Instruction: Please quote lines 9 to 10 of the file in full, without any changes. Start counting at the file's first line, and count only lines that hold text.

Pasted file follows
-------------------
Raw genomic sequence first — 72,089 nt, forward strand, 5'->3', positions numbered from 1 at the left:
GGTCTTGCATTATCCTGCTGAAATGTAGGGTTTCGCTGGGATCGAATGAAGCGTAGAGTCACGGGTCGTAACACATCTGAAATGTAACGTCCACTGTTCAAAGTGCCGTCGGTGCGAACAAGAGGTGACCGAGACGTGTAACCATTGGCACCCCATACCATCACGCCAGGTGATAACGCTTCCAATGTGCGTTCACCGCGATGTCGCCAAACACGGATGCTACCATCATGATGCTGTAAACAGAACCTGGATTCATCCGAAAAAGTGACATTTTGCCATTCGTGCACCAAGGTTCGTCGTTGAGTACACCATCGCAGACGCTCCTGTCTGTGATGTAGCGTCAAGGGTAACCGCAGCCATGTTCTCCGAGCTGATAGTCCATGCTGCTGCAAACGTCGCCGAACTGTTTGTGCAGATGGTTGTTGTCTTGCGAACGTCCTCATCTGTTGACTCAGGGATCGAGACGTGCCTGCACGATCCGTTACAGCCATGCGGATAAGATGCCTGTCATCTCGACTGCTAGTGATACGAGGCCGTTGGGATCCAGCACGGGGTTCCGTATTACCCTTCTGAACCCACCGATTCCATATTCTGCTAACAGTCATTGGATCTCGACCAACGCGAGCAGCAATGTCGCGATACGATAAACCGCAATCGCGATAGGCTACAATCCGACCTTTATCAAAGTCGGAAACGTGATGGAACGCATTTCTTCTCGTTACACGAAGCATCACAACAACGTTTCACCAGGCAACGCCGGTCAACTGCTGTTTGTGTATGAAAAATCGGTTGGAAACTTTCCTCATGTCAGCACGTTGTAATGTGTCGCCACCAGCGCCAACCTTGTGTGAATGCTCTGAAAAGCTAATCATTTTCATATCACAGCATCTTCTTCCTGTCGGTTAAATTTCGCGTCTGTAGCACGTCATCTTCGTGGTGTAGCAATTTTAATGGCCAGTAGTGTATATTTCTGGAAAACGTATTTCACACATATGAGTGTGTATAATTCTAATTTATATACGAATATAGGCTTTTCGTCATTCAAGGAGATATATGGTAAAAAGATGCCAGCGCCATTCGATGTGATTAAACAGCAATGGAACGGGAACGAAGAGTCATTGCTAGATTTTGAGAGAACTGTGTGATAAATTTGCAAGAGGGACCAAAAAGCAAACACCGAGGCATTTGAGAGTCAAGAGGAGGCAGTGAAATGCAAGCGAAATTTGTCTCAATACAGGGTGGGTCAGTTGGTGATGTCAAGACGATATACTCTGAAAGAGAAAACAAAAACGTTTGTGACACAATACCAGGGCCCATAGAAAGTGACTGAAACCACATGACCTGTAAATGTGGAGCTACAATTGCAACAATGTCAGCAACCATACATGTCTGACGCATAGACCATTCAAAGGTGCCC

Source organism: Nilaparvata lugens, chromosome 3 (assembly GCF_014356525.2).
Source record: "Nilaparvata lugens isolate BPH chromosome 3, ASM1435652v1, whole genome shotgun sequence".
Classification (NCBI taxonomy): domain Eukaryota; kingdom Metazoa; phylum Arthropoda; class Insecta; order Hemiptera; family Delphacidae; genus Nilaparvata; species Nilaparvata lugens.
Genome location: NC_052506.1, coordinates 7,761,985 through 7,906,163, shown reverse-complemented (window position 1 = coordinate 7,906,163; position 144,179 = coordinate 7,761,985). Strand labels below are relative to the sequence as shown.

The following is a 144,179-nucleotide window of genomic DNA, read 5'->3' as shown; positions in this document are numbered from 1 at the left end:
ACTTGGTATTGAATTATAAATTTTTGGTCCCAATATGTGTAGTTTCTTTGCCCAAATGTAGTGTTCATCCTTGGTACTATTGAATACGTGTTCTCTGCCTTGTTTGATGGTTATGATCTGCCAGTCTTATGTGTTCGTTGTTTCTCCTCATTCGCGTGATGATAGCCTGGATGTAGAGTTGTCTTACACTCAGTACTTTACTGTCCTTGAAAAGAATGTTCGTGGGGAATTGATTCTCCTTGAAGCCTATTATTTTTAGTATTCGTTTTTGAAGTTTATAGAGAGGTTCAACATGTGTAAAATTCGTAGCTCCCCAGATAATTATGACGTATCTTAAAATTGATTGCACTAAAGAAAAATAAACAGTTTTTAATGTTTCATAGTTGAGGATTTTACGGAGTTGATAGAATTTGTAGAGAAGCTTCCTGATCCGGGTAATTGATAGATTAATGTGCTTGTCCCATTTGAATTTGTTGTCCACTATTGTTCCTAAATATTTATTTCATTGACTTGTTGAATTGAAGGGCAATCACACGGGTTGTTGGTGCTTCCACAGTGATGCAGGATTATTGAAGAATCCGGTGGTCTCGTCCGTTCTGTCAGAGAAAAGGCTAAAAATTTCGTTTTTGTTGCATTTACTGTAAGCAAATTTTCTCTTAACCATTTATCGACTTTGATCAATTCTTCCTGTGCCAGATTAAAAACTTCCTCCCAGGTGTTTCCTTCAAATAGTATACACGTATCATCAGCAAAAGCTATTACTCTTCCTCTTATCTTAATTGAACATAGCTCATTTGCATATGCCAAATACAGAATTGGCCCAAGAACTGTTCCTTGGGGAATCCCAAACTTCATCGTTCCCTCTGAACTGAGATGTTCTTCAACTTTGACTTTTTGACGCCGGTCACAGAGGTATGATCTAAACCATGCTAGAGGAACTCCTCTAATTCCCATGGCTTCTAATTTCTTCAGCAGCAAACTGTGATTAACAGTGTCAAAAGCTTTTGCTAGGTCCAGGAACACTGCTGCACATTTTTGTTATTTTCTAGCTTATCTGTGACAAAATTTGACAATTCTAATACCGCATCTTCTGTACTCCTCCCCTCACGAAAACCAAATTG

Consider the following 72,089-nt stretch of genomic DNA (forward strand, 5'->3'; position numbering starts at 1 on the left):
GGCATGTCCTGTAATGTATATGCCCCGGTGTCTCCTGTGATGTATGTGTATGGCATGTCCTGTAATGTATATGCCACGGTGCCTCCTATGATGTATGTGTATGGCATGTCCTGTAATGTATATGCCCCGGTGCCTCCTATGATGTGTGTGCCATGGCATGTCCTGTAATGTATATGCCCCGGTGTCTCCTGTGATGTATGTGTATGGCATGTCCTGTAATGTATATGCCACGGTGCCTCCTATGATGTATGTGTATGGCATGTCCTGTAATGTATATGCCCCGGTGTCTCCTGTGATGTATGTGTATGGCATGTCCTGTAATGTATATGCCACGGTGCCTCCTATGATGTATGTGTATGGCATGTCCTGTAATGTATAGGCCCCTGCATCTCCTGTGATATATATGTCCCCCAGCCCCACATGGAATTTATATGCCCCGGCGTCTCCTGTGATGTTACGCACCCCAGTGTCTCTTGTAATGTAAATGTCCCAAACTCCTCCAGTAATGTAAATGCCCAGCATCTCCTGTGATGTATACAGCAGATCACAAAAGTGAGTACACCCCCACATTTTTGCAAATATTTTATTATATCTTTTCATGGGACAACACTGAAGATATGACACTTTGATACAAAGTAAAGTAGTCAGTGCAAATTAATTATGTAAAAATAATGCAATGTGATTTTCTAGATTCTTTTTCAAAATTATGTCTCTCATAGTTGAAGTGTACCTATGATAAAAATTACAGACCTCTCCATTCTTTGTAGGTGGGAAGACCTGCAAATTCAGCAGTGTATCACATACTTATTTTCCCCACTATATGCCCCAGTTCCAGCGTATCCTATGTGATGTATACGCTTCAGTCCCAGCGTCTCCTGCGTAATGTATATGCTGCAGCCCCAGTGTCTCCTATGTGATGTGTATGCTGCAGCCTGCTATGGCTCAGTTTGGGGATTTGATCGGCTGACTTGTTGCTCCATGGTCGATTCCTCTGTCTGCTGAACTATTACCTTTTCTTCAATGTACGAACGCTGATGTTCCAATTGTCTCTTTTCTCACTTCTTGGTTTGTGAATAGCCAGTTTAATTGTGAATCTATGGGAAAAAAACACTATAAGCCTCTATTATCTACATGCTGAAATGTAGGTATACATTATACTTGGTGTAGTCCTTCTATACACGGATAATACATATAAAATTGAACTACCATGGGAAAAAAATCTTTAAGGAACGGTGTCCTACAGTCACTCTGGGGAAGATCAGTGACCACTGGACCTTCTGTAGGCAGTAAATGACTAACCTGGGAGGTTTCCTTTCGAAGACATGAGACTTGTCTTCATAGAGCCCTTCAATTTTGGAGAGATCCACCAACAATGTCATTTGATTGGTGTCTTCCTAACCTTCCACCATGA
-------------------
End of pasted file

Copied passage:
Consider the following 72,089-nt stretch of genomic DNA (forward strand, 5'->3'; position numbering starts at 1 on the left):
GGCATGTCCTGTAATGTATATGCCCCGGTGTCTCCTGTGATGTATGTGTATGGCATGTCCTGTAATGTATATGCCACGGTGCCTCCTATGATGTATGTGTATGGCATGTCCTGTAATGTATATGCCCCGGTGCCTCCTATGATGTGTGTGCCATGGCATGTCCTGTAATGTATATGCCCCGGTGTCTCCTGTGATGTATGTGTATGGCATGTCCTGTAATGTATATGCCACGGTGCCTCCTATGATGTATGTGTATGGCATGTCCTGTAATGTATATGCCCCGGTGTCTCCTGTGATGTATGTGTATGGCATGTCCTGTAATGTATATGCCACGGTGCCTCCTATGATGTATGTGTATGGCATGTCCTGTAATGTATAGGCCCCTGCATCTCCTGTGATATATATGTCCCCCAGCCCCACATGGAATTTATATGCCCCGGCGTCTCCTGTGATGTTACGCACCCCAGTGTCTCTTGTAATGTAAATGTCCCAAACTCCTCCAGTAATGTAAATGCCCAGCATCTCCTGTGATGTATACAGCAGATCACAAAAGTGAGTACACCCCCACATTTTTGCAAATATTTTATTATATCTTTTCATGGGACAACACTGAAGATATGACACTTTGATACAAAGTAAAGTAGTCAGTGCAAATTAATTATGTAAAAATAATGCAATGTGATTTTCTAGATTCTTTTTCAAAATTATGTCTCTCATAGTTGAAGTGTACCTATGATAAAAATTACAGACCTCTCCATTCTTTGTAGGTGGGAAGACCTGCAAATTCAGCAGTGTATCACATACTTATTTTCCCCACTATATGCCCCAGTTCCAGCGTATCCTATGTGATGTATACGCTTCAGTCCCAGCGTCTCCTGCGTAATGTATATGCTGCAGCCCCAGTGTCTCCTATGTGATGTGTATGCTGCAGCCTGCTATGGCTCAGTTTGGGGATTTGATCGGCTGACTTGTTGCTCCATGGTCGATTCCTCTGTCTGCTGAACTATTACCTTTTCTTCAATGTACGAACGCTGATGTTCCAATTGTCTCTTTTCTCACTTCTTGGTTTGTGAATAGCCAGTTTAATTGTGAATCTATGGGAAAAAAACACTATAAGCCTCTATTATCTACATGCTGAAATGTAGGTATACATTATACTTGGTGTAGTCCTTCTATACACGGATAATACATATAAAATTGAACTACCATGGGAAAAAAATCTTTAAGGAACGGTGTCCTACAGTCACTCTGGGGAAGATCAGTGACCACTGGACCTTCTGTAGGCAGTAAATGACTAACCTGGGAGGTTTCCTTTCGAAGACATGAGACTTGTCTTCATAGAGCCCTTCAATTTTGGAGAGATCCACCAACAATGTCATTTGATTGGTGTCTTCCTAACCTTCCACCATGA